Researchers develop next-generation optoelectronic and infrared devices
An international team of researchers led by the University of Minnesota Twin Cities has created a novel method for creating a quantum state that is part light and part matter. The study may also have an effect on enhancing the performance of nanoscale chemical reactions. The discovery offers profound new ideas for the more effective production of the next generation of quantum-based optical and electronic systems. The study may also have an effect on the improved performance of nanoscale chemical reactions.
Researchers develop a unique process for producing a light-matter mixture. The discovery provides fundamental new insights for more efficiently developing the next generation of quantum-based optical and electronic devices.
The research is published in Nature Photonics.
Quantum science explores the smallest scale of natural processes of light and matter. In this analysis, the researchers established a novel method in which they accomplished an “ultrastrong coupling” between infrared light (photons) and matter (atomic vibrations) by trapping light into small, annular holes in a thin layer of gold. These holes were as short as two nanometers, or about 25.000 times less than the width of human hair.
These nano cases, identical to the highly scaled-down form of the coaxial cables used to transmit electrical signals (like the cable that comes to the TV), have been packed with silicon dioxide, which is exactly the same as the window glass. Specific processing processes based on techniques built in the computer chip industry, make it possible to manufacture millions of these cavities at the same time, all of which simultaneously exhibit this ultra-strong photon-vibration coupling.
“Others have studied strong coupling of light and matter, but with this new process to engineer a nanometer-sized version of coaxial cables, we are pushing the frontiers of ultrastrong coupling, which means we are discovering new quantum states where matter and light can have very different properties and unusual things start to happen,” said Sang-Hyun Oh, a University of Minnesota professor of electrical and computer engineering and the senior author of the study. “This ultrastrong coupling of light and atomic vibrations opens up all kinds of possibilities for developing new quantum-based devices or modifying chemical reactions.”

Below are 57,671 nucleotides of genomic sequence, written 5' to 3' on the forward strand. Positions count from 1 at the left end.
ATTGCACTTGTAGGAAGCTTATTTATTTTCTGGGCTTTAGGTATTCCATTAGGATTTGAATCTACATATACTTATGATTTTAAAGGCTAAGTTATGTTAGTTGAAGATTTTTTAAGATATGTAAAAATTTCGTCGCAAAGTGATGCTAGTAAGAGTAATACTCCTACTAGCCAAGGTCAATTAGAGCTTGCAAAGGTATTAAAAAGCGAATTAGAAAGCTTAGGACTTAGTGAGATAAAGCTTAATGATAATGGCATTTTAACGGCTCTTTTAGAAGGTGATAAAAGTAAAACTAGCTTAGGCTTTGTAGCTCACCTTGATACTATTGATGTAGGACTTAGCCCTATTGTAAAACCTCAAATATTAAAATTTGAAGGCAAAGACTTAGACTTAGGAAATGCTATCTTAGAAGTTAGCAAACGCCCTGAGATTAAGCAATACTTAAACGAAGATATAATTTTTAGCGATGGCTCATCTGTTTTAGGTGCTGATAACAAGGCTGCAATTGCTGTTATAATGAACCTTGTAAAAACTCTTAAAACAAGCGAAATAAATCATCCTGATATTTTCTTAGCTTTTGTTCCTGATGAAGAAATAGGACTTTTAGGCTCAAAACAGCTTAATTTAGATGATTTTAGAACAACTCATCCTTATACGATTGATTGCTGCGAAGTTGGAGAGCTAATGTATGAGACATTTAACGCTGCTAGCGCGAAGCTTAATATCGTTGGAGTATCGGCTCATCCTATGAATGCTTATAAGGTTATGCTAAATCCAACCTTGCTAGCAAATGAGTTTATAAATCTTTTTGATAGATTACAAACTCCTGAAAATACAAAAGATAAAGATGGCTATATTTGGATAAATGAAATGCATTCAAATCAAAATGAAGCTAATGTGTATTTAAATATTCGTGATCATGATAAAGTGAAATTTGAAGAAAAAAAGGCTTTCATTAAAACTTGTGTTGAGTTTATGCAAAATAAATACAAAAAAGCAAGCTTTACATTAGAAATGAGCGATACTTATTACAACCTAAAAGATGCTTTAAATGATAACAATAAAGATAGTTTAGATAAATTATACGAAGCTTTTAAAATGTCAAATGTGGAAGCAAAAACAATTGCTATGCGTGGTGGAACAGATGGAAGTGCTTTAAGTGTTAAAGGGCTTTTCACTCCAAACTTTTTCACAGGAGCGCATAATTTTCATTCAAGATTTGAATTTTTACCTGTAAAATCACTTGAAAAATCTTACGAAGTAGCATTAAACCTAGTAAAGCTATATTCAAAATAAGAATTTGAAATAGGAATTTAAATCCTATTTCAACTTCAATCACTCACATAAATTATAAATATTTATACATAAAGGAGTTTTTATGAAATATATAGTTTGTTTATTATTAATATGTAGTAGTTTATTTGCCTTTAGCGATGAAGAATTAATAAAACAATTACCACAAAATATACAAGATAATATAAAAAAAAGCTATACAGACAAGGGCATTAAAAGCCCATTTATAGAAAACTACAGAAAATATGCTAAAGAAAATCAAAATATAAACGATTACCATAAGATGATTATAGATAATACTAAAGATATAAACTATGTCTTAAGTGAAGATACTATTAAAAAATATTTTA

The relationship between light and matter is fundamental to life on earth—allows plants to turn sunlight into energy and helps us to see things around us. Infrared radiation, with wavelengths far longer than we can see with our eyes, interacts with the movements of atoms in materials. For example, as the object is hot, the atoms that make up the object start vibrating more, letting out more infrared radiation, allowing thermal or night vision cameras.
Conversely, the wavelengths of infrared radiation absorbed by materials depend on what types of atoms make up the materials and how they are structured so that chemists can use infrared absorption as a “fingerprint” to distinguish various chemicals.
This and other applications can be enhanced by increasing the degree to which infrared light interacts with atomic vibrations in materials. This, in essence, can be done by concentrating the light within a small volume containing the components. Trapping light can be as basic as bouncing back and forth between a pair of mirrors, but even greater interactions can be realized if nanometer-scale metallic structures or “nanocavities,” are used to confine light to ultra-small-length dimensions.
When this occurs, the interactions will be intense enough for the quantum-mechanical aspect of the light and the vibrations to come into play. Under such conditions, the absorbed energy is passed back and forth between the light (photons) in the nano-cavities and the atomic motions (phonons) in the substance at a rate that is rapid enough that the light photon and the matter phonon can no longer be separated. Under such conditions, these closely coupled modes result in new quantum-mechanical objects that are part-light and part-vibration at the same time, known as “polaritons.”
The greater the interaction gets the stranger the quantum-mechanical consequences that can arise. If the interaction is intense enough, it may be possible to produce photons out of the vacuum or to allow chemical reactions to continue in ways that are otherwise unlikely.
The effects are profound. Usually, a particular chemical can react with another through a thermodynamically favorable pathway. “However by strongly linking the photonic cavity to the vibration of the competing bond in the initial molecule, the process could lead to the bond being broken first, giving it a preferential position to react and thus to change the resulting chemical,” Caldwell said.
“Normally, we think of the vacuum as basically nothing but it turns out this vacuum fluctuation always exists,” Oh said. “This is an important step to actually harness this so-called zero-energy fluctuation to do something useful.”